What Experts didn’t tell you about HTML Scraping?
How many of us have done this – We were browsing the web and liked some information presented on a webpage. The immediate next step we did, was to copy the portion of the text we liked and paste it locally to a document editor like Notepad or Word, for storage or future use. If you have raised your hands, then welcome to the most basic rudimentary art of screen scraping, also known better as HTML scraping or web scraping.
In the most basic forms, web scraping helps us to collect information from the web (online) and store it locally for future use or analysis (offline). Many data entry executives will be well versed with this concept. They browse webpage after webpage with one singular aim – to collect as much required data as possible and then store it locally (usually in an Excel spreadsheet) in a pre-defined format. This data will then be analyzed at an aggregate level for better analysis and business intelligence.
While the basic usage of data will justify a manual extraction process, things get a bit more complex at an enterprise level. The immense volume, variety, veracity, and velocity, of the resulting big data makes it humanly impossible to do this activity manually. What is needed here is a targeted and well-thought out data scraping solution that can automatically crawl multiple webpages and extract the information requested by the program.
Introduction to web scraping
Right from shopping, booking movie tickets, and paying bills, to tracking the financial performance of your favorite stocks, or seeking medical information for an ailing loved one, everything is present and accessible online nowadays. As one of the biggest drivers of Big Data, the internet is spewing information by the gigabytes per second. For instance, let’s see how intense the action is on the internet every second.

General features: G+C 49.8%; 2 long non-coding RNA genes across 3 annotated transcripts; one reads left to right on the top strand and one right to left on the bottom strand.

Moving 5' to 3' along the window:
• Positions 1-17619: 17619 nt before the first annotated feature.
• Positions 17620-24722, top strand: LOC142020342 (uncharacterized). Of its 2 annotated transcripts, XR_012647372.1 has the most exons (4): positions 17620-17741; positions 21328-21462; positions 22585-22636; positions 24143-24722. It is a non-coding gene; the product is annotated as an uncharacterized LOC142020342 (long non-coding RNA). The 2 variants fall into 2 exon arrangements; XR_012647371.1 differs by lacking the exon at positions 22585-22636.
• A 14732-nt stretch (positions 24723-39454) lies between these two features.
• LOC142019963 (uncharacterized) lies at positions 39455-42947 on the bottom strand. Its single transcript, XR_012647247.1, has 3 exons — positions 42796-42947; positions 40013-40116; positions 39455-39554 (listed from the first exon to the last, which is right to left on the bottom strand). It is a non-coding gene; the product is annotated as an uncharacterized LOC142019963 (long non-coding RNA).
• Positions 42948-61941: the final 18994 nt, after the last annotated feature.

- 2 new accounts are created on LinkedIn
- 3 million mails are sent
- 23 Uber rides are booked
- 40000 Google searches are performed
- 11690 Facebook logins are executed
- 5787 new tweets are posted
This does sound like a massive data explosion happening every single second on the Internet. Now imagine if a brand like Adidas needs to know what people are saying about their range of footwear or clothing or sports accessories? It cannot simply go to every site, query every instance of the word ‘Adidas’ and select the relevant portion of the text.
Before we look at a much cleaner and better way to scrape HTML tables, let’s go back to our example and try to figure out why would Adidas want this information?
Some ways that Adidas can use the information include
Competitive analysis – Suppose Nike (Adidas’ competitor) is launching a pair of shoes with laces that ties by itself. If people are going crazy over the new feature, it would make sense that Adidas would want to know about it. It would be easy to imagine the Adidas R&D labs working fervently to come up with a similar appealing feature to catch their users’ fancy and thus increase their top lines. However without the information provided on the internet (in form of user reviews, press releases, or trending news) it will be difficult for Adidas to judge what the other competitor is trying to do for its user acquisition objective.
Market analysis – By doing a market analysis, Adidas will be able to figure out the distinct and dynamic nature of the market towards a particular industry (in Adidas’ case, the footwear and sports accessories business). This information can help them tweak their four P’s of marketing (product, promotion, place, and price) to great effect. This way, by using the mounds of information, Adidas can actually accelerate business efficiency at much lower cost overheads. With the data explosion happening on the web, Adidas can also apply customer segmentation with precision. Hence, they can then alter their marketing campaigns to ensure that the right type of ads are shown to the right audience, to garner the right kind of impact from these targeted ads.